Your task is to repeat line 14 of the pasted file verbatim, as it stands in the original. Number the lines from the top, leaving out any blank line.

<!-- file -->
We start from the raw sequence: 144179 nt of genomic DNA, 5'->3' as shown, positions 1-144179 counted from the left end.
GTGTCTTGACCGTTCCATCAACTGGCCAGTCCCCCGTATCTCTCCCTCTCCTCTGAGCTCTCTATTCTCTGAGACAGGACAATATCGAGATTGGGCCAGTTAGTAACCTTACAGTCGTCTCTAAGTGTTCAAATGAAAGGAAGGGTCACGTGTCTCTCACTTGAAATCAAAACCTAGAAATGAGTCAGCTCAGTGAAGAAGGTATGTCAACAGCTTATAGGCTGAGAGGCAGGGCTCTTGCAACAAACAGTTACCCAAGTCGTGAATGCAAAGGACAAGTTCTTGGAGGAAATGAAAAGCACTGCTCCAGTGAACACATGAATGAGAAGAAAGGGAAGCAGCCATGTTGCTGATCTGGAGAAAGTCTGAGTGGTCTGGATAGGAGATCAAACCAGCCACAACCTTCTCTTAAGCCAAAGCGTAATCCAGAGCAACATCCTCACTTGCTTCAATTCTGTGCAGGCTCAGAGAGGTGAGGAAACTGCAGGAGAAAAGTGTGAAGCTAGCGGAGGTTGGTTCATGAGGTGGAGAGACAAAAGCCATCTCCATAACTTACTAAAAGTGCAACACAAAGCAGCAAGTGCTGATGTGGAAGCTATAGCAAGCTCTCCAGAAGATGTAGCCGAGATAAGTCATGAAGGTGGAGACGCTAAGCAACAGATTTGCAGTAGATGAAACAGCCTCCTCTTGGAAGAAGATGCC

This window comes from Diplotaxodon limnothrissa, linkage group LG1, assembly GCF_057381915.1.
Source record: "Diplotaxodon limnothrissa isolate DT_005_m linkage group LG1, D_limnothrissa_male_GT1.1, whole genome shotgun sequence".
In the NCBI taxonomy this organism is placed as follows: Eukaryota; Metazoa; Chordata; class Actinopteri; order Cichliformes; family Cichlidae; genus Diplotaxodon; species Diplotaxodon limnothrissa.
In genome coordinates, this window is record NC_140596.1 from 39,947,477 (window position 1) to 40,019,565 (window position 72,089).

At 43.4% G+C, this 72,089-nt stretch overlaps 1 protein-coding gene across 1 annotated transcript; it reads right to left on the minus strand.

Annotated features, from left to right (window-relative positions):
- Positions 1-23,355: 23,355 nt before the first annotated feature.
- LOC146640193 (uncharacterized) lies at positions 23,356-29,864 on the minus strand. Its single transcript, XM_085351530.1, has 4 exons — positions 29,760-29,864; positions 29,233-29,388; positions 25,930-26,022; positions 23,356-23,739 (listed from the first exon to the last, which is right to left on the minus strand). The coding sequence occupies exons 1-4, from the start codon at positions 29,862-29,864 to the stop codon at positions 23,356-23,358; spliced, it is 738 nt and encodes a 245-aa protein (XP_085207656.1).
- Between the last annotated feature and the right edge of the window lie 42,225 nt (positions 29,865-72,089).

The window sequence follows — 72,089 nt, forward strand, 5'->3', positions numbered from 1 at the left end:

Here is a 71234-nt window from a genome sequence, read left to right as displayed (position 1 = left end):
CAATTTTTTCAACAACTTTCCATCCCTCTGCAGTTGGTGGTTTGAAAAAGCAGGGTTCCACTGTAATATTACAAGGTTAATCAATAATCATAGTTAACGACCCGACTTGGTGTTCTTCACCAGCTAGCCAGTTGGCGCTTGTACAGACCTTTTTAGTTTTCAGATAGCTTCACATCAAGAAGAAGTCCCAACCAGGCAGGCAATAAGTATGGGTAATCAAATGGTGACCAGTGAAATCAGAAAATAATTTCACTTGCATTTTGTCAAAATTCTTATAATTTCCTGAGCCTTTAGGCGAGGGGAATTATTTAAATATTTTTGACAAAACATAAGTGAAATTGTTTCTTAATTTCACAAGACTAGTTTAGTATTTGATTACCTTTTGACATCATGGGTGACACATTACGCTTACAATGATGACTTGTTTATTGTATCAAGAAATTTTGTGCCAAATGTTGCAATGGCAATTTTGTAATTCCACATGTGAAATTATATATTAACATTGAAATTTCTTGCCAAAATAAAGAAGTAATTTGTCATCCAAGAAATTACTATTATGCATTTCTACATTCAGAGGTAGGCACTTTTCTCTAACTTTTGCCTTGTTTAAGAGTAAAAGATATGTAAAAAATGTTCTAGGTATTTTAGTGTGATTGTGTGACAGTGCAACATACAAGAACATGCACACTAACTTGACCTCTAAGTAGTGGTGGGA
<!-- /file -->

CAATTTTTTCAACAACTTTCCATCCCTCTGCAGTTGGTGGTTTGAAAAAGCAGGGTTCCACTGTAATATTACAAGGTTAATCAATAATCATAGTTAACGACCCGACTTGGTGTTCTTCACCAGCTAGCCAGTTGGCGCTTGTACAGACCTTTTTAGTTTTCAGATAGCTTCACATCAAGAAGAAGTCCCAACCAGGCAGGCAATAAGTATGGGTAATCAAATGGTGACCAGTGAAATCAGAAAATAATTTCACTTGCATTTTGTCAAAATTCTTATAATTTCCTGAGCCTTTAGGCGAGGGGAATTATTTAAATATTTTTGACAAAACATAAGTGAAATTGTTTCTTAATTTCACAAGACTAGTTTAGTATTTGATTACCTTTTGACATCATGGGTGACACATTACGCTTACAATGATGACTTGTTTATTGTATCAAGAAATTTTGTGCCAAATGTTGCAATGGCAATTTTGTAATTCCACATGTGAAATTATATATTAACATTGAAATTTCTTGCCAAAATAAAGAAGTAATTTGTCATCCAAGAAATTACTATTATGCATTTCTACATTCAGAGGTAGGCACTTTTCTCTAACTTTTGCCTTGTTTAAGAGTAAAAGATATGTAAAAAATGTTCTAGGTATTTTAGTGTGATTGTGTGACAGTGCAACATACAAGAACATGCACACTAACTTGACCTCTAAGTAGTGGTGGGA